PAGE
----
Indonesia’s large palm oil stocks, swollen by export restrictions, will “continue to weigh” on prices for now, Sipef said, while stressing that values are already particularly competitive amid a “tight” world vegetable oil market.
Indonesia’s palm oil inventories expanded to 7.23m tonnes in May, up 150% year on year, after the country, the top producer of the vegetable oil, in late April banned exports in a bid to curtail growth in domestic cooking oil prices.
“Tanks were filled in the refineries and mills,” said Sipef, the banana-to-rubber group which produces palm oil in Indonesia and Papua New Guinea, adding that some plantations left palm fruit unharvested “to rot in the fields”.
Although Indonesia’s stocks had eased back to 6.68m tonnes as of June, after a reopening to exports – which soared by 240% month on month – supplies remain sizeable enough to undermine international values.
“At the present time, the high local Indonesian stocks will continue to weigh on the palm oil market,” Sipef said.
Nonetheless, in comments more supportive to values, the group underlined that the world vegetable oil supply picture overall “remains tight”, with Indonesia and war-torn Ukraine, historically the top sunflower oil exporter, “the only two countries that have abundant stocks”.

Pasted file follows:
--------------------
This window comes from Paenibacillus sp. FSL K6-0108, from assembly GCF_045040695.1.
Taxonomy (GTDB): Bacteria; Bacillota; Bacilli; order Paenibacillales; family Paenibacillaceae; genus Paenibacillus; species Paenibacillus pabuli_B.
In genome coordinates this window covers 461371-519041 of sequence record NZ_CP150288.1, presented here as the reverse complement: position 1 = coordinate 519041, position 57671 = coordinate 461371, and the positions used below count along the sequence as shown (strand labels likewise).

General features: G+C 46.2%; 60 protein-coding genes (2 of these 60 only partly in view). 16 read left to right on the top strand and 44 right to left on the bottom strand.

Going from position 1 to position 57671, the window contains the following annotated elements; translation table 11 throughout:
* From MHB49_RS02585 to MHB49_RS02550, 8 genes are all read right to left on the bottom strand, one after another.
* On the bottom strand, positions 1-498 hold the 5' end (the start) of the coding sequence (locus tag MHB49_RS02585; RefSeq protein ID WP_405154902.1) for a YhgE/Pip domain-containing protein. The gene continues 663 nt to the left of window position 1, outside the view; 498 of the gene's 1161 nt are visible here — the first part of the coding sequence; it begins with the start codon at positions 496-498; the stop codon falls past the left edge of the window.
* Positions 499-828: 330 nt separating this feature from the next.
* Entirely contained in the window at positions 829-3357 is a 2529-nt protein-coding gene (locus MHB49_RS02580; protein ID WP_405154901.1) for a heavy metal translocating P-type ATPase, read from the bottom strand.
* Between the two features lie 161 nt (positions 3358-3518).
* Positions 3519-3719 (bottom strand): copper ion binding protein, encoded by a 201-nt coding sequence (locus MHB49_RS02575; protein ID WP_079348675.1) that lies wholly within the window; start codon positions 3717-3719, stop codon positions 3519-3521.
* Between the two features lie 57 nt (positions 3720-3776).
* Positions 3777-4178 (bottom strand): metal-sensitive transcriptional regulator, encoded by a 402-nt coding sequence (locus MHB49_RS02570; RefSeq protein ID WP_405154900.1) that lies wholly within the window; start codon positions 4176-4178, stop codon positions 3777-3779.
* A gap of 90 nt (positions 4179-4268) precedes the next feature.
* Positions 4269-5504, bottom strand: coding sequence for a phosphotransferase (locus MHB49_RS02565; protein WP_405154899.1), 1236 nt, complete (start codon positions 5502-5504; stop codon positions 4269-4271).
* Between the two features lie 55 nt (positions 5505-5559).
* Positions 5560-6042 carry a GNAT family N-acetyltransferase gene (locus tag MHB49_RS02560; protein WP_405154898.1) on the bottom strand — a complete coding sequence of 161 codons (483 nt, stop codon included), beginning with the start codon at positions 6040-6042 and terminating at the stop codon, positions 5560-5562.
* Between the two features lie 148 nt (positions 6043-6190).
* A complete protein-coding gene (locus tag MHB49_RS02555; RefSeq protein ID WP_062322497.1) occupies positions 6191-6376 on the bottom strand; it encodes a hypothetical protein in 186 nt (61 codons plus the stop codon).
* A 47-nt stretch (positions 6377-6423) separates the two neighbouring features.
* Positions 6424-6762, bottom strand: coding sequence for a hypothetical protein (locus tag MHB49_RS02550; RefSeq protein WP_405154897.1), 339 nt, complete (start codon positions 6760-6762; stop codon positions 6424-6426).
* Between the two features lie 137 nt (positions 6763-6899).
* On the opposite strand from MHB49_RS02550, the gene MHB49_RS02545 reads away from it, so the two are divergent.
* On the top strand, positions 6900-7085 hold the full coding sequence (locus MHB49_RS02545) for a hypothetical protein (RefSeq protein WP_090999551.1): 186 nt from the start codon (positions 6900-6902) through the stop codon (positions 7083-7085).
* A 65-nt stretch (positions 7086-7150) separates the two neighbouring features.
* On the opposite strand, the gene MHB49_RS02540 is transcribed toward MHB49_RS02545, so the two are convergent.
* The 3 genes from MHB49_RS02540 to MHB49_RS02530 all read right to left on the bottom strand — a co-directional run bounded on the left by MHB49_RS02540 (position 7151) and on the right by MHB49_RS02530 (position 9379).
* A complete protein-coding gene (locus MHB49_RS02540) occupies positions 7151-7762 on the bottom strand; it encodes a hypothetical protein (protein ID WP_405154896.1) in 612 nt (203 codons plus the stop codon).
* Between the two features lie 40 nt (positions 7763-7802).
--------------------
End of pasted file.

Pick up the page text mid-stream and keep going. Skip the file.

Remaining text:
In all other producing nations, inventories “remain very tight”, with “almost all importing countries… operating with depleted stocks” too, Sipef said.
“The extremely high prices of the last six to nine months have certainly rationed demand and stretched pipelines to extremes.”
‘Very competitively priced’
Palm oil itself was “very competitively priced”, compared with other vegetable oils, the group added.
Best-traded Kuala Lumpur November palm oil futures, in trading down 3.3% on the day at 4,055 ringgit a tonne in Kuala Lumpur, stood at a discount of $522 per tonne, or nearly 60%, to Chicago December soyoil, on GrainPriceNews calculations.
The discount between best-traded Kuala Lumpur palm and Chicago soyoil lots entered 2022 at less than $120 per tonne, equivalent to 10.5%.
The “huge” discount of palm oil to the likes of soyoil, rapeseed oil and sunflower oil meant that “more [palm] exports are expected in the coming months”.
‘Low local selling prices’
The comments came as Sipef unveiled earnings up 45% at $67.19m for the January-to-June half.
Revenues rose by 37% to $249.8m, boosted by higher palm oil production and international prices – contrasting with depressed values in Indonesia itself, thanks to the export curbs.
“Sipef sold virtually no crude palm oil in Indonesia in May and June, due to low local selling prices for palm oil,” the group said.
However, while gross profit in palm oil near-doubled to $129.1m, that in bananas sank by 60% to $964,000, reflecting an easing in prices and volumes.
“The European banana market remained generally well-supplied by all origins, despite major disruptions in maritime logistics.”
Rubber losses doubled to $1.94m, reflecting a “very quiet” market, and the impact of a shift by Sipef towards converting these plantations to palm.
Sipef shares rose by 3.1% to E60.80 in morning deals in Brussels.